• Go see the movie.
  • Check out O.U.R.’s site for donation, volunteer, and event opportunities here.
  • And of course, if you’re the praying kind, pray. I know prayer works, and it’s something you and I can do right now.

Will just watching a movie save any children? Nope. It might inspire other good deeds, however, and that makes it worth sharing.

I hope, if I’d been born 200 years ago, that I would have been against slavery in any form. I’m certainly against slavery now.

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©2016. Check out TheAbolitionistsMovie.com and OurRescue.org for more details.

Uncategorized

It has come to my attention that human beings tend to think “happy” and “comfortable” are synonyms.

At least, the human being I know best (myself) has thought so in the past, and judging by the actions of other humans I know, I’m not alone. There’s just one problem: we’re wrong.

Before we get too far, let’s be clear on two things:

  1. By “happy,” I mean a life of “enjoying, showing, or marked by pleasure, satisfaction, or joy,” to borrow a definition from Wordnik.
  2. By “comfortable,” I’m talking about a life that is habitual, non-challenging, and generally easygoing.

Now technically, there are times when a life filled with happiness is also comfortable. If I have a habit of brushing my teeth twice a day, then I’ll be comfortable in my brushing habit, and happy when my dentist tells me I have no cavities. Win/Win!

Unfortunately, I’ve sometimes acted or thought as though the two words always mean the same thing. We all do it:

“I’m comfortable in my current job, so it must be making me happy.”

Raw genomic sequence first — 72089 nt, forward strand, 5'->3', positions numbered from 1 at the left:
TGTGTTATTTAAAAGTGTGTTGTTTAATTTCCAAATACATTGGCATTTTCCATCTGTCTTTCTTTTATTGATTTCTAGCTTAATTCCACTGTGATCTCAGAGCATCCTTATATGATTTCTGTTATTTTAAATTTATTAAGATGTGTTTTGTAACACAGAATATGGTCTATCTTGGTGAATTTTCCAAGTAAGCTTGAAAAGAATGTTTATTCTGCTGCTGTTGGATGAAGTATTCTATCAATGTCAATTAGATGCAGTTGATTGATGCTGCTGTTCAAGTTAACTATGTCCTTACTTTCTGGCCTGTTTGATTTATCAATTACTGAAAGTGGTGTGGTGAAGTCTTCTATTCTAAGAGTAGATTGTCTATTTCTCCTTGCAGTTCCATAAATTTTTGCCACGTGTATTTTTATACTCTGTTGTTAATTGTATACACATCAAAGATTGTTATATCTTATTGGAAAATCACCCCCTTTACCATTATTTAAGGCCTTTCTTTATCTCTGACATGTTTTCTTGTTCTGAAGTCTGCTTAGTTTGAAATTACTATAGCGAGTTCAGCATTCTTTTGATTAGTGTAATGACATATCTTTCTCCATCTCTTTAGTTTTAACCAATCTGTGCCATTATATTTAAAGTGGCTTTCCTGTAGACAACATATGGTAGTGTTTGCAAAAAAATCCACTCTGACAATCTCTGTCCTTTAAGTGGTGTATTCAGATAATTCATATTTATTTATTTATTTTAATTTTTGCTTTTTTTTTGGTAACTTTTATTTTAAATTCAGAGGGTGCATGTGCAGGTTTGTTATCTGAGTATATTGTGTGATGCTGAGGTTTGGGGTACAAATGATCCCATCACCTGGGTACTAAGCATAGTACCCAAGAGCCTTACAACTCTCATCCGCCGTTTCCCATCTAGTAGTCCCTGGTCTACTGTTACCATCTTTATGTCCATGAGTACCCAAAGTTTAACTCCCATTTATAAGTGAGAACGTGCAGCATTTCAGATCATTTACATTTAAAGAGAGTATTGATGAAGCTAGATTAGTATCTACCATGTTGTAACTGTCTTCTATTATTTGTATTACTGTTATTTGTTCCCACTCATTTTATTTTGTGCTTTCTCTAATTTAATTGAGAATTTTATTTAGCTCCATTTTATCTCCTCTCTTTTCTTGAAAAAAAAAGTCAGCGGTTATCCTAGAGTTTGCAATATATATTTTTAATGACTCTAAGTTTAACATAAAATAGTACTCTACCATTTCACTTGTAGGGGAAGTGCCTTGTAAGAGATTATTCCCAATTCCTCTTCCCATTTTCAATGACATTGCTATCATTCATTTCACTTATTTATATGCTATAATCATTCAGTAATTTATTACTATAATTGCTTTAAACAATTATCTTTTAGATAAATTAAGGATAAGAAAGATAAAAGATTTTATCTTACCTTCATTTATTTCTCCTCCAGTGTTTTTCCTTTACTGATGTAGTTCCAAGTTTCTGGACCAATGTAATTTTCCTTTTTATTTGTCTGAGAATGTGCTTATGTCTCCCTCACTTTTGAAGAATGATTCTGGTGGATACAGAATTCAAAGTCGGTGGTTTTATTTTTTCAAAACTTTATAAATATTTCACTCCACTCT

“My [insert your favorite harmful habit] is comfortable for me, so it must make me happy.”

“I have a habit of playing Farmville for an hour each day, so it must make me happy.”

Rock climbing teaches the difference between comfortable and happy. As a Boy Scout, I learned how to rock climb from an awesome Scouting leader and friend. He taught me how to use handholds, how to tie the different knots, and how to not die (always a good skill). He also taught me one more thing:

Challenge your comfort level if you want to be a happy climber.

Often, I’d reach what I thought was my limit. I’d be soaked in sweat, even—no, especially—my fingers would be sweating. My muscles would ache, and my legs would be shaking from exertion. So, I’d call down, “Falling,” the signal to lower a climber to the ground. And then, my scout leader would ask,

“Are you sure?”

Well, drat, when he asked me that, I’d try again. Sometimes I’d make it higher, sometimes I’d simply drip another gallon of perspiration, but always I felt better about myself. I’d feel happy.

That’s how life works. Now, don’t assume I’m perfect at challenging myself or not stagnating in comfortableness. I’m still working on it, and sometimes life is so crazy that being comfortable is all I can handle! What gives me real, lasting joy, however, isn’t the comfortable moments. It’s the moments that cost blood, sweat, and tears.

Looking into my best friend’s eyes and hearing the words, “you may kiss the bride,” after two years of awkward dates (just ask my wife).

Feeling your son’s tired head finally fall onto your shoulder, trusting you implicitly, after hours of carrying him.

Successfully completing a college course that took days away from my life in studying, writing, editing, rewriting, starting my paper over—you get the idea!

So, the next time you’re feeling complacent in being comfortable, and you’re about to yell “Falling…”

Are you sure?

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©2016

 

 

 

Common Cents, Uncategorized

Different families have different traditions. Our family has a yard sale tradition.

When I say “yard sale,” I’m talking generally about yard sales, garage sales, estate sales, community yard sales–everything but consignment sales.  Come springtime, my wife and I enjoy scouring our town for neon paper signs on yards, stop signs, and telephone poles. Whether we discover a great find or not, it’s a blast!